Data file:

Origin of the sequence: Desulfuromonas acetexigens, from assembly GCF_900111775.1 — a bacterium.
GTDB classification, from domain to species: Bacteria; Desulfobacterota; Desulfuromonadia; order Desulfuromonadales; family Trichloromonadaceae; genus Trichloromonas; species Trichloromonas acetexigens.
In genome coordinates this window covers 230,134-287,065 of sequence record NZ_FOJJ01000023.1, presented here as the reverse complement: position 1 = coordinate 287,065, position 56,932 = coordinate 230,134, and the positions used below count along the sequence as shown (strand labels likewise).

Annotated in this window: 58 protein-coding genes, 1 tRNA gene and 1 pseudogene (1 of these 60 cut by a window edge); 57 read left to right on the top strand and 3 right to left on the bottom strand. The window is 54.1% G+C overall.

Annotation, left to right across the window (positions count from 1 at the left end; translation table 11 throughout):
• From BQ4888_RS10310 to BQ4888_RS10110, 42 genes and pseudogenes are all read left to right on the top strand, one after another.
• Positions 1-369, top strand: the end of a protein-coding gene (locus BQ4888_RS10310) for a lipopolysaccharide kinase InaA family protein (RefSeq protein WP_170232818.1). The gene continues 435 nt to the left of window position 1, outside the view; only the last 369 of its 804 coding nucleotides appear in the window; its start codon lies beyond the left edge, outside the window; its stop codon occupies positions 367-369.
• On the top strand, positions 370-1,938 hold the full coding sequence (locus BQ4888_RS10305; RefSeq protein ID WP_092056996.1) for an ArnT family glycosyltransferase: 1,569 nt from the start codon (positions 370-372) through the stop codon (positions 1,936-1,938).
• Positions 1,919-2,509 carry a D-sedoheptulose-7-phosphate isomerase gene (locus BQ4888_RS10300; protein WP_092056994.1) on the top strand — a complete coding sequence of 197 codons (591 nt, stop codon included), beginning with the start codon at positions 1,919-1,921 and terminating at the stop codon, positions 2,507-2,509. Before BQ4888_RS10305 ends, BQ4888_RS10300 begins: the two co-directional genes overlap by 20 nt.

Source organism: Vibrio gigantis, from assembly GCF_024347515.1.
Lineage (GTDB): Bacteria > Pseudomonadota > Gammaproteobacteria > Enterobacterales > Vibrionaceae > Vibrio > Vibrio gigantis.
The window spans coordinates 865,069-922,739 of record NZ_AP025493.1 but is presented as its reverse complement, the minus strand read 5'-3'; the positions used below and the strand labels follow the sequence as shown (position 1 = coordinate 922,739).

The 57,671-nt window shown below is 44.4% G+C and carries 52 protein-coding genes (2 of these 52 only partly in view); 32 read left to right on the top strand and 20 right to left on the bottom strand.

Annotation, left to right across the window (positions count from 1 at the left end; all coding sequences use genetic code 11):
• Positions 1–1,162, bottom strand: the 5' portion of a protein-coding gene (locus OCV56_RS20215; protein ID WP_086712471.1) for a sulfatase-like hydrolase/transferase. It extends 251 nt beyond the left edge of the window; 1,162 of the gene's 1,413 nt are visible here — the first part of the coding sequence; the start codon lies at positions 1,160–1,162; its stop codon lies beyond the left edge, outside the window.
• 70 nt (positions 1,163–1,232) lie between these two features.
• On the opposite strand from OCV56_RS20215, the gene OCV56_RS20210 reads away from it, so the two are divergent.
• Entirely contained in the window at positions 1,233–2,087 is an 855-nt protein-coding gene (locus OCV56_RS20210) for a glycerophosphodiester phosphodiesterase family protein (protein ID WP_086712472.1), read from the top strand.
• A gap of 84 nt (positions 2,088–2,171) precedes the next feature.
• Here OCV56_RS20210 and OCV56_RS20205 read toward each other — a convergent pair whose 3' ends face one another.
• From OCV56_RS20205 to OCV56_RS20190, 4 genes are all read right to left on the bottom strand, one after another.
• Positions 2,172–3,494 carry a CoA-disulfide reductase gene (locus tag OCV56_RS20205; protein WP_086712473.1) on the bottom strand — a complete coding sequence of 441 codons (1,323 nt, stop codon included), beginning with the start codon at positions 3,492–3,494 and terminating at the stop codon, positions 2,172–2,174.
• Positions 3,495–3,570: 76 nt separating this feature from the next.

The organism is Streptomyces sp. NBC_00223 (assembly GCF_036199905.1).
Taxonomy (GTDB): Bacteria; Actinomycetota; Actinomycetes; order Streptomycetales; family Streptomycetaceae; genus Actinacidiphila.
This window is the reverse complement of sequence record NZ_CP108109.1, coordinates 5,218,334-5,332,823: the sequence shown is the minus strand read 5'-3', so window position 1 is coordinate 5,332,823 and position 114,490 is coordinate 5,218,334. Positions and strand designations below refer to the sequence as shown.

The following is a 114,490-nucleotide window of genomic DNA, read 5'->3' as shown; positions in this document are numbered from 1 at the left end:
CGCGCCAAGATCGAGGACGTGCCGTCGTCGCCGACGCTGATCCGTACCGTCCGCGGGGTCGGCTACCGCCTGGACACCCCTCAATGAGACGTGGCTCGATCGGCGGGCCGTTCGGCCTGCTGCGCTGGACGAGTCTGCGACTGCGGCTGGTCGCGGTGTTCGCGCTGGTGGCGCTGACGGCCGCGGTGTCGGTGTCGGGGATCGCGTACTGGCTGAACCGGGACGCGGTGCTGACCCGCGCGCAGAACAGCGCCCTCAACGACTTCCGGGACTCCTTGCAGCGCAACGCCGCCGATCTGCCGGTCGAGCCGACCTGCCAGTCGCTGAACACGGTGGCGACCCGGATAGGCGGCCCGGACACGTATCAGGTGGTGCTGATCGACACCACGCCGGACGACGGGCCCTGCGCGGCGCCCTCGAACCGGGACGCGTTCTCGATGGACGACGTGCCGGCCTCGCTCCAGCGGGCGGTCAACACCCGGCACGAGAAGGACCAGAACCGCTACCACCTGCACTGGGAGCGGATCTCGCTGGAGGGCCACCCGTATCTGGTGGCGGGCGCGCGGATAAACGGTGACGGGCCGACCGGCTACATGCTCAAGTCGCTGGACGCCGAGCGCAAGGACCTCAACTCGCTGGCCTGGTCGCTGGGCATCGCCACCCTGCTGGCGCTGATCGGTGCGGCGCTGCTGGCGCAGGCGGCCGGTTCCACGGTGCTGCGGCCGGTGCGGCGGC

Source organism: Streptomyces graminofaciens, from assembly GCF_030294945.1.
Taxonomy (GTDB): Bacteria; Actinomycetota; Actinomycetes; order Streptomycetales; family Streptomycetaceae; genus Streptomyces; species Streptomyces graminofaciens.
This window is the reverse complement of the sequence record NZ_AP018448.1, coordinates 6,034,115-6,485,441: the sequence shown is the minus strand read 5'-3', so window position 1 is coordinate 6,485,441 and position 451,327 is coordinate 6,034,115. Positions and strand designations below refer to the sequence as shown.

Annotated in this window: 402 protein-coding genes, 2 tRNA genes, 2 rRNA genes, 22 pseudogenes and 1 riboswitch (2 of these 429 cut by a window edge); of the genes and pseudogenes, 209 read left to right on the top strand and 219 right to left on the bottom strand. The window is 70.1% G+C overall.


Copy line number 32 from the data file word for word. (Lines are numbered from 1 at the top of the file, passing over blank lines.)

Annotated in this window: 402 protein-coding genes, 2 tRNA genes, 2 rRNA genes, 22 pseudogenes and 1 riboswitch (2 of these 429 cut by a window edge); of the genes and pseudogenes, 209 read left to right on the top strand and 219 right to left on the bottom strand. The window is 70.1% G+C overall.